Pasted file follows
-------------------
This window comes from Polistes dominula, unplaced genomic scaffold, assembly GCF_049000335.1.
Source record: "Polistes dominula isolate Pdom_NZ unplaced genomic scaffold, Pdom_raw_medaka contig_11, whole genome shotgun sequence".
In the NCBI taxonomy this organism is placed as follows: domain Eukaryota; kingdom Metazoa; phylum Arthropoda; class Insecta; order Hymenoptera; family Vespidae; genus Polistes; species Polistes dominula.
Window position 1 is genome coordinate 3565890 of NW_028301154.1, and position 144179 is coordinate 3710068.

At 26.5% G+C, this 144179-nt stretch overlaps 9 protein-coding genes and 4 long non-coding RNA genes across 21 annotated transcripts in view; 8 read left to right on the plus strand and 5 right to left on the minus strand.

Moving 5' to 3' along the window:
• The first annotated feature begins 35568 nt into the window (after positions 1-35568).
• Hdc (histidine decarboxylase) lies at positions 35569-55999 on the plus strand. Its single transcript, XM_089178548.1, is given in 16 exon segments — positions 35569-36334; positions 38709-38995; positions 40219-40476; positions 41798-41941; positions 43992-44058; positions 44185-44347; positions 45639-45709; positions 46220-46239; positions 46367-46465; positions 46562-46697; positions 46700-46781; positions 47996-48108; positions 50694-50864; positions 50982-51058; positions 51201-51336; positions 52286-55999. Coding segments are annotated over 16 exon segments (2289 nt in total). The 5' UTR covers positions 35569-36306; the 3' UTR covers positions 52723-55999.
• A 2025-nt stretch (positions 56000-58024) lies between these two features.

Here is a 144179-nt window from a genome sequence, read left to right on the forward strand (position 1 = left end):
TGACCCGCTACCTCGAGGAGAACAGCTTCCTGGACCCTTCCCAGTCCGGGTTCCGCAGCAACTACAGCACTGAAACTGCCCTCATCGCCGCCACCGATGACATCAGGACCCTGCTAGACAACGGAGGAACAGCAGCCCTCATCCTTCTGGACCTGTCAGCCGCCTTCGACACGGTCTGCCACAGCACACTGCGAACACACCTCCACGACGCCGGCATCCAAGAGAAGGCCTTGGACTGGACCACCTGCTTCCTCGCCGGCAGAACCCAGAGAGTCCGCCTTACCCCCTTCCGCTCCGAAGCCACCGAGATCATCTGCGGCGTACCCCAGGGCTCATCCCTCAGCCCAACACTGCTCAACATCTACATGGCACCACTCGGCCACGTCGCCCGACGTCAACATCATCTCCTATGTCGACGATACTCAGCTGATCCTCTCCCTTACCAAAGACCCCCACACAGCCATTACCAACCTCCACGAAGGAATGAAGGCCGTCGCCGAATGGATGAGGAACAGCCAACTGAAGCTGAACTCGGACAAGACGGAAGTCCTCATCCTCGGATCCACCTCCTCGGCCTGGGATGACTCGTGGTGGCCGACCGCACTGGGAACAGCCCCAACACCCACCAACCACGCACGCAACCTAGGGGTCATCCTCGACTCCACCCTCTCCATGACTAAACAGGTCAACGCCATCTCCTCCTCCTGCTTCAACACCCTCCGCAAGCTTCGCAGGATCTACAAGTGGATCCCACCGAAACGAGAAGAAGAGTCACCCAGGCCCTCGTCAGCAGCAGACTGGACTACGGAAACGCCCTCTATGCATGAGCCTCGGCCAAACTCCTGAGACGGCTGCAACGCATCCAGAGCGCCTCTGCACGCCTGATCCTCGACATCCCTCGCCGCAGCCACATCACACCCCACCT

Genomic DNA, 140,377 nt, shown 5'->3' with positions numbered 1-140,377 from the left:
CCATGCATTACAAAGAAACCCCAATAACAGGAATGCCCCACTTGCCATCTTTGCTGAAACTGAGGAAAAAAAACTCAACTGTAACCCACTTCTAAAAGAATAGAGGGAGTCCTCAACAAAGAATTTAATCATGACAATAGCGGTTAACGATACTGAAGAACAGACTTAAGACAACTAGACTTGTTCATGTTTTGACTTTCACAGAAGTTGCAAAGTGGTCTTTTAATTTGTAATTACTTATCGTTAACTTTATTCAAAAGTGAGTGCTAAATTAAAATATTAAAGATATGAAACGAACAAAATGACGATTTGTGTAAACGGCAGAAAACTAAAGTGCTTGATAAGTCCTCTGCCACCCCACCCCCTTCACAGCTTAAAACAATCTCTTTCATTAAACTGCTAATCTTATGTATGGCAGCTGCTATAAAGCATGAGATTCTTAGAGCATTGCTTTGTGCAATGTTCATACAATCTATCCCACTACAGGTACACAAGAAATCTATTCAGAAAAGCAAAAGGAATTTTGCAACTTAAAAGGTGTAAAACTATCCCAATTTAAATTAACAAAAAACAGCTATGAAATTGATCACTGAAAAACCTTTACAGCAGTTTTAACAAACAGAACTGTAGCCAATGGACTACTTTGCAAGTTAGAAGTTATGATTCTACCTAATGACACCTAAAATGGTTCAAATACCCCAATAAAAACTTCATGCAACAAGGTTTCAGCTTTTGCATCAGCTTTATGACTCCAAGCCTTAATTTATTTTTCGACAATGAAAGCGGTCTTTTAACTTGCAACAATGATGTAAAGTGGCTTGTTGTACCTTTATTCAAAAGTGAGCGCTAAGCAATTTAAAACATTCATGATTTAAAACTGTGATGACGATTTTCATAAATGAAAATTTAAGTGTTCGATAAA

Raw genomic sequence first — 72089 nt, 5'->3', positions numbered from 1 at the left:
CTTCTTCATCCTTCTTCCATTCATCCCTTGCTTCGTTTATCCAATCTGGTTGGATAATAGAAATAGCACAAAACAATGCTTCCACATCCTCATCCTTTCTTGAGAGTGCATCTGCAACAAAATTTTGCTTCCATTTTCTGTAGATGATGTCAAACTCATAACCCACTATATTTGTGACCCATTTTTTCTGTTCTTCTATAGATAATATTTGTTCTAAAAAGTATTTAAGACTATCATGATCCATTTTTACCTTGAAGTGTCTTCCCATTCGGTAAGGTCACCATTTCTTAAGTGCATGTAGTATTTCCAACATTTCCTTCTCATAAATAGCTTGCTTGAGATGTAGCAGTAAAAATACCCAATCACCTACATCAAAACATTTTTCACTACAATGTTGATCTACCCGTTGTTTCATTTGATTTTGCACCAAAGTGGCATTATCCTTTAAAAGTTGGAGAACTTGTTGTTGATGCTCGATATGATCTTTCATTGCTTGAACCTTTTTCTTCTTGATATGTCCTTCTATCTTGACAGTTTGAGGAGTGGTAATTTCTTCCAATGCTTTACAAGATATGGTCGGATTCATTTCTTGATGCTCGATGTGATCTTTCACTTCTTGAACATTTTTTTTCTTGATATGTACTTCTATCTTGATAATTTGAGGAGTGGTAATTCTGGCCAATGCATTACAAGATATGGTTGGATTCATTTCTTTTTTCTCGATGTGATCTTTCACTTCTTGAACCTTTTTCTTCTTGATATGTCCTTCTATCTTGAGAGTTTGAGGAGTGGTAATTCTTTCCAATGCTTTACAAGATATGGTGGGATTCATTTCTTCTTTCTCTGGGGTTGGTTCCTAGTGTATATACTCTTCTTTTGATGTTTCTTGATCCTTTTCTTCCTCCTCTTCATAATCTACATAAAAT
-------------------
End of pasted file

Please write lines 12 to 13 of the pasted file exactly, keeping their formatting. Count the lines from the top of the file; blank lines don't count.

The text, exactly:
Genomic DNA, 140,377 nt, shown 5'->3' with positions numbered 1-140,377 from the left:
CCATGCATTACAAAGAAACCCCAATAACAGGAATGCCCCACTTGCCATCTTTGCTGAAACTGAGGAAAAAAAACTCAACTGTAACCCACTTCTAAAAGAATAGAGGGAGTCCTCAACAAAGAATTTAATCATGACAATAGCGGTTAACGATACTGAAGAACAGACTTAAGACAACTAGACTTGTTCATGTTTTGACTTTCACAGAAGTTGCAAAGTGGTCTTTTAATTTGTAATTACTTATCGTTAACTTTATTCAAAAGTGAGTGCTAAATTAAAATATTAAAGATATGAAACGAACAAAATGACGATTTGTGTAAACGGCAGAAAACTAAAGTGCTTGATAAGTCCTCTGCCACCCCACCCCCTTCACAGCTTAAAACAATCTCTTTCATTAAACTGCTAATCTTATGTATGGCAGCTGCTATAAAGCATGAGATTCTTAGAGCATTGCTTTGTGCAATGTTCATACAATCTATCCCACTACAGGTACACAAGAAATCTATTCAGAAAAGCAAAAGGAATTTTGCAACTTAAAAGGTGTAAAACTATCCCAATTTAAATTAACAAAAAACAGCTATGAAATTGATCACTGAAAAACCTTTACAGCAGTTTTAACAAACAGAACTGTAGCCAATGGACTACTTTGCAAGTTAGAAGTTATGATTCTACCTAATGACACCTAAAATGGTTCAAATACCCCAATAAAAACTTCATGCAACAAGGTTTCAGCTTTTGCATCAGCTTTATGACTCCAAGCCTTAATTTATTTTTCGACAATGAAAGCGGTCTTTTAACTTGCAACAATGATGTAAAGTGGCTTGTTGTACCTTTATTCAAAAGTGAGCGCTAAGCAATTTAAAACATTCATGATTTAAAACTGTGATGACGATTTTCATAAATGAAAATTTAAGTGTTCGATAAA